Have a question? Feel free to find and ask an expert. There are plenty of those experts right there in your own schools. Gather information, weigh the importance of the information based on the expertise of your sources, and then speak your mind based on good research rather than just how you feel. As a school board member, that’s your job! Find experts. Listen to experts. Use reasoning skills to arrive at a well-supported conclusion.

This is not about what the majority of the public feel is right. Toss out the popularity contest. Our school children need you to do your jobs!

One heck of a smart student

Thursday, December 13th, 2007

The Daytona Beach News-Journal runs a student voices column, which lets kids voice their opinions about the issues of the day. 15-year-old Johnathan Kenny talks about evolution and religion. He does a great job! Please head over to the site and leave a positive comment.

Regarding the article, Debate About Teaching Evolution Hits Florida (12/9/07), I believe that evolution should be taught in schools not just statewide, but nationwide. Our job as a nation is to instruct our future politicians, actors, engineers and all students everything that we, as a nation, have learned.

Intelligent Design does not belong in science; it belongs in history, as a topic that has only been proven through hearsay rather than through evidence. Belief does not belong in a class of facts and science.

Dust settles after radio show

Wednesday, December 12th, 2007

Well, my appearance on the WMFE radio station show Intersection didn’t kill me. Boy, does that half hour fly by fast when you’re on the hot seat!

You can listen to a recording of the show at the station’s website.

I had some trouble taming my jitters, but they didn’t seem to affect what I had to say too much. Now that I’ve had time to listen to the show, I feel I managed to get across my main point: evolution is science and intelligent design is not. Quite frankly, Rev. Book was full of hot air and snapped into preaching mode a few times too many. He didn’t have even an inkling of what he was talking about concerning science, and relied on reading quotes from other people until the show’s host nicely asked him to stop it. However, he couldn’t resist throwing in a few more later on.

At one point, Rev. Book was in full preaching mode and rambling all over the place, and so I finally felt that I needed to step in or else risk Book dominating the show. Thus a little verbal sparring happened. And then right at the end Book tried to run me over and I did my best to not allow him. It looked to me like Book irritated the host at the very end when Book threw in a plug for his own TV show.

So, it was a lively time! Go listen to the show and hear for yourself.

Evolution: it’s on the test. Someone should tell the school board members!

Wednesday, December 12th, 2007

The Northwest Florida Daily News published a story about evolution in the new draft of the state science standards. (Make sure to click through all three pages of it.) There are a lot of positive, reasonable quotes in the story, such as:

Evolution is already tested on the ACT and many college entrance exams, explained Mary Jane Tappen, Florida Department of Education executive director of math and science.

“Certainly, Florida students would be at a disadvantage if we decided not to include the theory of evolution in our standards,” Tappen said.

“It’s been proven that things change over time. It is science and things do change,” said Lisa Rogers, a Niceville High School biology teacher.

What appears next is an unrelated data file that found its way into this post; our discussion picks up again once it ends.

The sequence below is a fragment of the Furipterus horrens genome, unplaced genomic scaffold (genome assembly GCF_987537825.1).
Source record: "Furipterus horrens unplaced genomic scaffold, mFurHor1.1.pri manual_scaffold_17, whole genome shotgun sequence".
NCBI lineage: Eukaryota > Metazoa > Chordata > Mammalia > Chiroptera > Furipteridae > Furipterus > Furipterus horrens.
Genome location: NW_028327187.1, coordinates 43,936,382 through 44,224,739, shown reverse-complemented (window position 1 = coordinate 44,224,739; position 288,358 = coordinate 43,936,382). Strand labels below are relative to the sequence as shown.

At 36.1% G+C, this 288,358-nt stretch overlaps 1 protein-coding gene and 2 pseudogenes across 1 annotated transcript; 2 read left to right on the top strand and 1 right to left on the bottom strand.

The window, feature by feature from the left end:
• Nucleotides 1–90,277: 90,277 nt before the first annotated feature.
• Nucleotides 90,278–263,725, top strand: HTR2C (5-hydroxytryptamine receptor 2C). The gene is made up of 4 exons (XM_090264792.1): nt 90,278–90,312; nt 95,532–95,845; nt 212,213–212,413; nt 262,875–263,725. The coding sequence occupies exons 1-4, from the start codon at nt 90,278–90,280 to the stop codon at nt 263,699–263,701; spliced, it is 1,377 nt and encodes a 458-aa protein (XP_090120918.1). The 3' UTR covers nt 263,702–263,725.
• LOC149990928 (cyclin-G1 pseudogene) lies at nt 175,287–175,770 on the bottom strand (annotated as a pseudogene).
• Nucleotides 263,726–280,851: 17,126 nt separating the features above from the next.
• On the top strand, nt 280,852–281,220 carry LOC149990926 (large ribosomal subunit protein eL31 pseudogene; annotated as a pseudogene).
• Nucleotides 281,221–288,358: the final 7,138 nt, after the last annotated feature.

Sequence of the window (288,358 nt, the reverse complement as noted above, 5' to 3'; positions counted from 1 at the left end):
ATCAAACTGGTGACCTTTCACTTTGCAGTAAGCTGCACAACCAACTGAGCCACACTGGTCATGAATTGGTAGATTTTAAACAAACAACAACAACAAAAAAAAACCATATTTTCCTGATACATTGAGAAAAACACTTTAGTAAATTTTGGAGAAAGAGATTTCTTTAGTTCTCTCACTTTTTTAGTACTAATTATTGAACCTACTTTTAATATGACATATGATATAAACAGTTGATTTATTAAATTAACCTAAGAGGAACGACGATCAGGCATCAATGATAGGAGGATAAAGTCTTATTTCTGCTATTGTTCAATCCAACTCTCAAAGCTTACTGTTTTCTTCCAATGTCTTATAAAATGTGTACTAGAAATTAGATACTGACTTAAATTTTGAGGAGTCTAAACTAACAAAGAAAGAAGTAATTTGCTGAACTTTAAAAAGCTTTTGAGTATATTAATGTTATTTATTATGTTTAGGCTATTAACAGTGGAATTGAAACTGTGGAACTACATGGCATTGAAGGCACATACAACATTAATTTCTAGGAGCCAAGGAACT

“Our charge is to write first-class science standards; our students would be at a disadvantage if we did anything less than that,” Tappen said.

Since Okaloosa teachers have always handled the topic “beautifully,” Hagan said this should the least of parents’ concerns.

“We have far more serious issues with our kids than evolution,” she said.

Comments made by a few students were muddled. I’m not clear on what the students were trying to say, and I would be interested in knowing what question they were asked.

Oh, and guess what? It just wouldn’t be a story about evolution without yet another person in charge of education demonstrating how little they know about the subject.

School board member Cathy Thigpen hopes the state board will not endorse the proposed changes.

“If it’s to be mandated, then the state needs to think about all of the other forms of creation that need to be taught in order to give students a balance,” she said.

More positive evolution opinions. Is anyone listening?

Wednesday, December 12th, 2007

An opinion column in the Daytona Beach News-Journal points out how silly Florida looks when state leaders advocate science but then turn right around and denigrate science. Talk about a love-hate relationship!

And once more the state is in a fight over evolution, creationism and its big-city cousin, “intelligent design.”

Florida is in the process of approving new science standards, so expect this divide to be pronounced in 2008.

The current standards don’t mention the word “evolution.” They talk about “biological changes over time.”

This was a rather too-clever attempt to head off controversy. It’s not Yahooville because you can still discuss the concept generally. But it’s not Tomorrowland, because you’re talking about the central organizing concept of modern biology in a whisper, as though it were a relative who ran off with the circus.

Most legislators understand that laws mandating creationism, intelligent design, or “teaching the controversy” make our economic Tomorrowland sales pitch sound silly. And that’s bad for business.

Florida already gets enough ridicule without hosting a monkey trial. I’ll be anxious to see if we’ve evolved.

A “reader views” column in the Orlando Sentinel does a good job of highlighting how important revising the state science standards is, and how important keeping religion, yes that means intelligent design and other such “theories”, out of the science classroom.

This is a long overdue and well-reasoned initiative by science education subject-matter experts to include basic training in the fundamental principles of evolution and natural selection in science textbooks and science classroom instruction. This is not an attempt by government to exclude the teaching of concepts such as intelligent design or creationism from public-school classes in religion, history, art, literature or any other humanities discipline.